What is MRSA?, Part 1

what is mrsaI have been battling a type of staph infection known as MRSA for almost 3 years. This is an in-depth topic with a lot of information to cover. So over the next few days, I’ll be sharing different aspects of my own story as well as how MRSA is contracted, how conventional treatments handle it, and natural treatments that have worked for me.

Please note I am not a doctor. This article is for informational purposes only and is not intended to be medical advice.

What is MRSA?

MRSA stands for methicillin-resistant Staphylococcus aureus, a type of staph bacteria that is resistant to several antibiotics.  Initially, most Staph infections were sensitive to penicillin. Over time, many infection became resistant to penicillin and methicillin (a related drug developed to treat these germs). And the term methicillin-resistant Staphylococcus aureus (MRSA) was born. Unfortunately, some strains of Staph have become resistant to methicillin and other similar antibiotics. These strains are known as MRSA, which cannot be cured with traditional penicillin-related drugs. Instead, MRSA must be treated with alternate antibiotics. This super bug is difficult to treat.

How Did I Get MRSA?

You can get MRSA in a hospital or community settings, even if you are otherwise healthy. You can pick it up from a wet towel or used razor, or even from gym equipment that isn’t properly cleaned. I believe I picked it up from a wet towel, not realizing the risk.

What are the symptoms of MRSA?

Sometimes, people with MRSA skin infections first think they have a spider bite. That’s what I though was happening when I developed the first abscess on my leg. It was red and angry-looking, and I could tell it was full of infection. Even my neighbor, who is a paramedic, thought it was a spider bite. If you don’t see a spider, it’s probably not a spider bite. Most staph skin infections, including MRSA, appear as a bump or infected area on the skin that might be:

  • Red
  • Swollen
  • Painful
  • Warm to the touch
  • Full of pus or other drainage
  • Accompanied by a fever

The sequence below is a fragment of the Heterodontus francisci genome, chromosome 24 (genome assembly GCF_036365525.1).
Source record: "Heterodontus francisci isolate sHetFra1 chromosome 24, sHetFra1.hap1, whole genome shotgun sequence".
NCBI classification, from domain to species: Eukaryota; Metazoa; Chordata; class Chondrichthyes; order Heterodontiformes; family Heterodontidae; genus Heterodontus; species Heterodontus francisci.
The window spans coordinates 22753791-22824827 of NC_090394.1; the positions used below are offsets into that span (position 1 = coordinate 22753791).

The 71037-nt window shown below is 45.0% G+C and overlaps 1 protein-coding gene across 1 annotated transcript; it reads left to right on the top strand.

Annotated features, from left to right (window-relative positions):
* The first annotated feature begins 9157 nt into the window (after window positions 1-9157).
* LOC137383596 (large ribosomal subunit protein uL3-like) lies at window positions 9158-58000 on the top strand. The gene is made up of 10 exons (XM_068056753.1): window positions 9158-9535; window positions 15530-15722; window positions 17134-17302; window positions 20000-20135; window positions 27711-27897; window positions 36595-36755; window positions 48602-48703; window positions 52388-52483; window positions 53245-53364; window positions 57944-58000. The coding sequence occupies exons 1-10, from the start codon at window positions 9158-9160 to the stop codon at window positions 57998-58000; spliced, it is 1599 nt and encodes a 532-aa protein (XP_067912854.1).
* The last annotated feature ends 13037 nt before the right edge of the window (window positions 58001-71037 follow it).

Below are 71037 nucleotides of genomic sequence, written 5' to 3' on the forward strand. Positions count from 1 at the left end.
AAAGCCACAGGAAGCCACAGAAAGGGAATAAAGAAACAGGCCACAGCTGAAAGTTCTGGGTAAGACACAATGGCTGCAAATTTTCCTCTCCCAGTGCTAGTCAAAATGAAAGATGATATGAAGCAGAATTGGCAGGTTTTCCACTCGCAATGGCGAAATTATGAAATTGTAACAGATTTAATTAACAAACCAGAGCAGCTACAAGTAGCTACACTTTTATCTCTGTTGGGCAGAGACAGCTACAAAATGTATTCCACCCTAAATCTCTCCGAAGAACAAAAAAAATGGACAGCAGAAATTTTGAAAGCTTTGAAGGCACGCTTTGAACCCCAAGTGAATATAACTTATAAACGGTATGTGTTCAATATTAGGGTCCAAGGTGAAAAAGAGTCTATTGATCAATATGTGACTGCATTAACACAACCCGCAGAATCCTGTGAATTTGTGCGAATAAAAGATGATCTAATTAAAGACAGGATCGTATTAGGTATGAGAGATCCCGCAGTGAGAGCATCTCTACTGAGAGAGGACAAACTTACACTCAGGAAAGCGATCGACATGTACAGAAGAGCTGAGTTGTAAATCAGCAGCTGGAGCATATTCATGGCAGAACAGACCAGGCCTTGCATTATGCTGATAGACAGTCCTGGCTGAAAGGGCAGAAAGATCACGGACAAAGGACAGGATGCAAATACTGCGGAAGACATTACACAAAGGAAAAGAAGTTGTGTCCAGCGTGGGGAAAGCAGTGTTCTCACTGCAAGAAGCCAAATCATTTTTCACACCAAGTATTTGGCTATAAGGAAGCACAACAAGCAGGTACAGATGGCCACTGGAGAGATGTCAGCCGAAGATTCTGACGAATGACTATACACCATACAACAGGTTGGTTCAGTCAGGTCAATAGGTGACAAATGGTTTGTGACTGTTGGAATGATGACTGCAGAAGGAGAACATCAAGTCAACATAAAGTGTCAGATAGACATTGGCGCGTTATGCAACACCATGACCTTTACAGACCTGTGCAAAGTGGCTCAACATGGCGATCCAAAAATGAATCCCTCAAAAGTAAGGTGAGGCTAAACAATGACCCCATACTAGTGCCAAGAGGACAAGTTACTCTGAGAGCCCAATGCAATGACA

Conventional Treatment

what is mrsaThe bump wasn’t very big but after a week it hadn’t gotten any better. My husband took me to the emergency room and I found out it was MRSA. The doctor gave me antibiotics but didn’t drain it there. Since the abscess wasn’t big, the doctor told me to use a heat pack to draw it out and get it to drain on its own. After a couple of days, it did rupture and drain. I thought the MRSA was gone, but I was wrong.

The problem with antibiotics is that they may treat the immediate infection, but don’t get rid of the underlying MRSA. It stays in your body and can cause recurring skin infections. And don’t forget the harmful effects of antibiotics. They kill off the good bacteria in your body with the bad, causing your system to be completely out of balance. If you have recurring infections, doctors want you to take low-dose antibiotics over a longer period of time.

Preventing MRSA

Of course, you can’t completely prevent MRSA. But you can minimize your risk. Good hygiene is essential, including washing your hands and body, keeping cuts, scrapes and wounds clean and covered, and not sharing items such as towels and razors. If you do have an infection, these steps are even more important to prevent spreading it to others. Also important is washing towels, bedding, and clothes regularly.

What’s next?

In part 2 and part 3, I will tell more of my story and how I’ve learned to treat my MRSA naturally.

Have you had any experiences with MRSA? I’d love to hear from you in the comments!

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